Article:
The opinion of the court was delivered by: Sandra M. Snyder United States Magistrate Judge
ORDER GRANTING PLAINTIFF'S MOTION FOR LEAVE TO FILE AN AMENDED COMPLAINT ORDER DISMISSING CERTAIN CLAIMS AND
Plaintiff Russell Martin ("Plaintiff") is a state prisoner proceeding pro se and in forma pauperis in this civil rights action pursuant to 42 U.S.C. § 1983. On February 24, 2011, an order issued granting Defendant's motion for summary judgment and ordering Plaintiff to file a motion to amend and an amended complaint. (ECF No. 45.) Currently pending before the Court is Plaintiff's second amended complaint and motion to amend. (ECF Nos. 51, 52.) The Court shall grant Plaintiff's motion to file an amended complaint.
The Court is required to screen complaints brought by prisoners seeking relief against a governmental entity or officer or employee of a governmental entity. 28 U.S.C. § 1915A(a). The Court must dismiss a complaint or portion thereof if the prisoner has raised claims that are legally "frivolous or malicious," that "fails to state a claim on which relief may be granted," or that "seeks monetary relief against a defendant who is immune from such relief." 28 U.S.C. § 1915(e)(2)(B).
In determining whether a complaint states a claim, the Court looks to the pleading standard under Federal Rule of Civil Procedure 8(a). Under Rule 8(a), a complaint must contain "a short and plain statement of the claim showing that the pleader is entitled to relief." Fed. R. Civ. P. 8(a)(2). "[T]he pleading standard Rule 8 announces does not require 'detailed factual allegations,' but it demands more than an unadorned, the-defendant-unlawfully-harmed-me accusation." Ashcroft v. Iqbal, 129 S. Ct. 1937, 1949 (2009) (quoting Bell Atlantic Corp. v. Twombly, 550 U.S. 554, 555 (2007)).
Under section 1983, Plaintiff must demonstrate that each defendant personally participated in the deprivation of his rights. Jones v. Williams, 297 F.3d 930, 934 (9th Cir. 2002). This requires the presentation of factual allegations sufficient to state a plausible claim for relief. Iqbal, 129 S. Ct. at 1949-50; Moss v. U.S. Secret Service, 572 F.3d 962, 969 (9th Cir. 2009). "[A] complaint [that] pleads facts that are 'merely consistent with' a defendant's liability . . . 'stops short of the line between possibility and plausibility of entitlement to relief.'" Iqbal, 129 S. Ct. at 1949 (quoting Twombly, 550 U.S. at 557). Further, although a court must accept as true all factual allegations contained in a complaint, a court need not accept a plaintiff's legal conclusions as true. Iqbal, 129 S. Ct. at 1949. "Threadbare recitals of the elements of a cause of action, supported by mere conclusory statements, do not suffice." Id. (quoting Twombly, 550 U.S. at 555).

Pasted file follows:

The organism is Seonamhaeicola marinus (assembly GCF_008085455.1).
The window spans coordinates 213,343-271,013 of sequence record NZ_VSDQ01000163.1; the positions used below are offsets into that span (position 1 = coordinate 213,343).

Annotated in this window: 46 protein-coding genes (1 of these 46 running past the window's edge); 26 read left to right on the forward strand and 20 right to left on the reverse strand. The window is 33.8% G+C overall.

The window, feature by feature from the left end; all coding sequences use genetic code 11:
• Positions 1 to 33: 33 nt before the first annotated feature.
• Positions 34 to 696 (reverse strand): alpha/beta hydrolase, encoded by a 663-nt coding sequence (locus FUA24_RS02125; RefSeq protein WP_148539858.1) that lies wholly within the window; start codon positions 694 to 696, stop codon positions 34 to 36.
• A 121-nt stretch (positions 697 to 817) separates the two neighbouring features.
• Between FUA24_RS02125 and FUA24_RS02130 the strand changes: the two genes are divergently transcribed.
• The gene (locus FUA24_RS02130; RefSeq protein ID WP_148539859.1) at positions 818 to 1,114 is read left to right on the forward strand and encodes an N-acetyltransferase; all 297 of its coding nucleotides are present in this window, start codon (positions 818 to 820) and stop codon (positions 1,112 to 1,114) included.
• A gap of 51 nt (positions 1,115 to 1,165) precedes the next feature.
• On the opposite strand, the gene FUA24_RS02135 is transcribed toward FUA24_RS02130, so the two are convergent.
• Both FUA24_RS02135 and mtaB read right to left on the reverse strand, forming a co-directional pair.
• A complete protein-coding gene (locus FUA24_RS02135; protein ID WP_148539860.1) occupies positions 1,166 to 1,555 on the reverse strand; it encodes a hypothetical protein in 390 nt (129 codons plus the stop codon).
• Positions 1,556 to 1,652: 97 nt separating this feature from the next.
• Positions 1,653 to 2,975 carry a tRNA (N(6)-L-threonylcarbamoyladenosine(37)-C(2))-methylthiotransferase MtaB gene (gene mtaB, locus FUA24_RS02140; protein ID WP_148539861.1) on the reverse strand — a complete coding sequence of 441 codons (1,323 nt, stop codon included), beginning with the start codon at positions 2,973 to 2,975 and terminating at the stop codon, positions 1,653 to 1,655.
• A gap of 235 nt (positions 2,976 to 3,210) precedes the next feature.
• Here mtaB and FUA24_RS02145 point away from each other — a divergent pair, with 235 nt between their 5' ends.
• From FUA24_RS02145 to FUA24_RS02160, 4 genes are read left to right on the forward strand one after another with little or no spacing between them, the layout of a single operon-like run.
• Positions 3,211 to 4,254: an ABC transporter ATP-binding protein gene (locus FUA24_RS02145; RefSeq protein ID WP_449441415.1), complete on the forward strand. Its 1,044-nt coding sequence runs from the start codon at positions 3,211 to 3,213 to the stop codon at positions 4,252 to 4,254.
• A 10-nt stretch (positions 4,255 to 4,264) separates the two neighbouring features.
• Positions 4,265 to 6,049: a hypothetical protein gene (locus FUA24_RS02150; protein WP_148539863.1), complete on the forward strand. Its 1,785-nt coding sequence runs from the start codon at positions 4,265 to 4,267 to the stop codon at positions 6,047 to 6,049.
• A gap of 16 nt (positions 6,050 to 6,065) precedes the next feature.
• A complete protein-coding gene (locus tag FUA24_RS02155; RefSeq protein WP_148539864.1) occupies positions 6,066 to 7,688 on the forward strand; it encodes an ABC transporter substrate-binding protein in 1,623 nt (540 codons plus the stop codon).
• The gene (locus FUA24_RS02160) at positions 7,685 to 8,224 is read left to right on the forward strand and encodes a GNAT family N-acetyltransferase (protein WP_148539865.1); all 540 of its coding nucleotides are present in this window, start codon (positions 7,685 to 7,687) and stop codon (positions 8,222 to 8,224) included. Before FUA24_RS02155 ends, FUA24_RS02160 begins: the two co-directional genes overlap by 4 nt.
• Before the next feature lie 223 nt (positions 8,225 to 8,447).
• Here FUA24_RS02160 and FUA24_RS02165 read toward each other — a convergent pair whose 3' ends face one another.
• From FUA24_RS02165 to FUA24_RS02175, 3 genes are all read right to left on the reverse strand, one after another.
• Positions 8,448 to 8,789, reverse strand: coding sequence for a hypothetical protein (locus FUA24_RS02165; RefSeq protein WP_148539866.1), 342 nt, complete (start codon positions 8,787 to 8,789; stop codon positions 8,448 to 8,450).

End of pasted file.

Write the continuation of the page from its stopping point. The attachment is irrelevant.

II. Complaint Allegations
Plaintiff is in the custody of the California Department of Corrections and Rehabilitation. The incidents alleged in the complaint occurred while Plaintiff was housed at the California Correctional Institute, Tehachapi. Plaintiff brings this action against Defendants Bryant, Wright, Alipaz, and five unidentified correctional officers ("Does") for violations of the First, Fourth, and Eighth Amendments.*fn1 (Second Amended Compl. 2, ECF No. 51.) Plaintiff is seeking compensatory and punitive damages. (Id. at 10.)
On November 14, 2005, Plaintiff informed prison officials that he was not getting along with his cell mate and refused to return to his cell. Plaintiff alleges that, in retaliation, his television was confiscated and he was placed in a single cell without his "SHU allowable property." Plaintiff spoke with Defendant Bryant about the situation, who ignored Plaintiff's complaints. (Id. at 3.) In response Plaintiff and other black inmates coordinated a protest in which they blocked their cell door windows. After officers negotiated with Plaintiff to get him to uncover the window, Defendant Bryant ordered Plaintiff cuff up because a watch commander wanted to speak with him.
Once in a holding cell, Defendant Bryant ordered Plaintiff to strip in front of ten to fifteen male and female correctional officers. Plaintiff refused to undress in front of the officers and Defendant Bryant ordered some Doe Defendants to remove Plaintiff from the holding cell and strip him. Plaintiff's clothing was removed by Doe Defendants and a female medical technician examined him. (Id.) All the linens were then removed from Plaintiff's cell. Plaintiff was placed into a cell that was so dirty he could pick dirt up off the floor with his hands. He had only a pair of paper underwear and was forced to sleep on a steel bunk on the floor with no mattress, sheets, or blanket. Plaintiff did not have access to a towel, soap, or toilet paper. Plaintiff was left in these conditions for three days. (Id. at 4.)